52 objects - no 45

A couple of weeks ago the New York Times ran an article on authenticity particularly how it applies to objects we purchase from Etsy and even places like Restoration Hardware and West Elm. It's an interesting read however I think it failed to really make a point about what it means for an object to be authentic. Give it a read and let me know what you think. However, the question of authenticity is an interesting one. What does it mean for an object to be authentic? Does an object hold more value if it can be qualified as authentic?

I'll tell you a quick story about one of my objects. Remember this Indian Temple Bell I wrote about last August. Well, I bought it from a vintage store on Queen East where it was labelled as "vintage" and from a "temple in India". I believed what the label said and purchased it. A few days later, I was shopping in HomeSense and what did I see row upon row of - you guessed "Indian temple bells". Clearly, there was nothing vintage or authentic about my temple bell. It's a mass produced item that is probably made in China. Ever since then, I've looked at my temple bell a little differently. I still keep it out on display but it will never make this list and it probably won't be something I rush to save if the house caught on fire.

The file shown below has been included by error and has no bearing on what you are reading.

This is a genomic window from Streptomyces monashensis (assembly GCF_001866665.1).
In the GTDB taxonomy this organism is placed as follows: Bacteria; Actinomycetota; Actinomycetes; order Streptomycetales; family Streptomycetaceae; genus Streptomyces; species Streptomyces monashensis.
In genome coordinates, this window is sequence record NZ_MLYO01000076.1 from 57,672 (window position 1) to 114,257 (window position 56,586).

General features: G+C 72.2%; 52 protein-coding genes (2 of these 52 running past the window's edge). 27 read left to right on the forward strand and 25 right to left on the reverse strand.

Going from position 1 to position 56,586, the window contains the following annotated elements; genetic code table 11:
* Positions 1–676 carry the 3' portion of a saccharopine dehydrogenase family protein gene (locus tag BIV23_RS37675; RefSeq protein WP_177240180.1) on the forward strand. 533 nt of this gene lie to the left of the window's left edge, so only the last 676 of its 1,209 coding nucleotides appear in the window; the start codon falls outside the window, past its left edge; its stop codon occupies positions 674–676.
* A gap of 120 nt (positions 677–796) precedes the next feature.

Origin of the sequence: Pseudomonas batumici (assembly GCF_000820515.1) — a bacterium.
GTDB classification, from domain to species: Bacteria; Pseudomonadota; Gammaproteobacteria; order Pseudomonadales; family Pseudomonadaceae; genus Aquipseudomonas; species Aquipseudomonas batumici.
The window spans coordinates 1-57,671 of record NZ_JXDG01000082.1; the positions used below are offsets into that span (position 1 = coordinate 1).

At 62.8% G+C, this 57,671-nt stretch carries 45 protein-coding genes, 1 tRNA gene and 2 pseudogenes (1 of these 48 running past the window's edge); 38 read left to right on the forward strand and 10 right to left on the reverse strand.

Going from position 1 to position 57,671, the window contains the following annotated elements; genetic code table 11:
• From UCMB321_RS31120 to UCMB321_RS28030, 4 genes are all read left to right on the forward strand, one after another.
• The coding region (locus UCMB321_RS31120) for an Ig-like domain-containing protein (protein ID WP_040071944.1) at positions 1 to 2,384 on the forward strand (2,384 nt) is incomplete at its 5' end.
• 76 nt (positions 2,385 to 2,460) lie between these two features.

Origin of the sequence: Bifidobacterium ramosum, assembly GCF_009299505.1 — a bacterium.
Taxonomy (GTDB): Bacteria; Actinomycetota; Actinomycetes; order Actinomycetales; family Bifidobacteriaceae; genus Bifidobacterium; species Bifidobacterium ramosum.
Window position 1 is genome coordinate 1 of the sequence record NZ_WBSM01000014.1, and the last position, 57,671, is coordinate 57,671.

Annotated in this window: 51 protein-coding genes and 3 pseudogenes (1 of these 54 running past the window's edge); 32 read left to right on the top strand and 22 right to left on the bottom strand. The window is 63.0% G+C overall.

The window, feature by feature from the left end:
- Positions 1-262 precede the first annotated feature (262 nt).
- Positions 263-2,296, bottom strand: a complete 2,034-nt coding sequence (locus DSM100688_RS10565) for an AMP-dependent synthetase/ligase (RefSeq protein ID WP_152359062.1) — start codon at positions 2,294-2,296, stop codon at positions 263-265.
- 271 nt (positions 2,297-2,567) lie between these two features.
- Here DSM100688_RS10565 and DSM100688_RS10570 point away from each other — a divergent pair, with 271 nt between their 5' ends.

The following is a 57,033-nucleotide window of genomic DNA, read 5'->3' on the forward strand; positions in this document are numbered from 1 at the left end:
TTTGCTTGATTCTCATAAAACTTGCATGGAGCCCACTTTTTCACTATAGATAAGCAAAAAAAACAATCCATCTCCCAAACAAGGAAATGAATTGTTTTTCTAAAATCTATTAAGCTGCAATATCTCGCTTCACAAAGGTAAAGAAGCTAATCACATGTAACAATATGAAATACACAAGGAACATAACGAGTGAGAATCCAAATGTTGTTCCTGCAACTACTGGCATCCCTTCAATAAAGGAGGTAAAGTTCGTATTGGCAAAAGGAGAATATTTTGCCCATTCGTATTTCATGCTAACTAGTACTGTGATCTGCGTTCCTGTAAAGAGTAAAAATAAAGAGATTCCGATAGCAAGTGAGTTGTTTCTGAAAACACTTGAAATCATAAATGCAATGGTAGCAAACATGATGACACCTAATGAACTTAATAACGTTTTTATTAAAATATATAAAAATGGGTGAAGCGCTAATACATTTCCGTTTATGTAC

I think one of the things I've noticed during this project is that the most important objects are ones that hold our personal memories and our individual and collective histories.  I'm not saying that these attributes can't be applied to a purchased object (they can) but without an experience or memory tied to an object it simply becomes another thing that is easily discarded.

And with that, here is object number forty-five...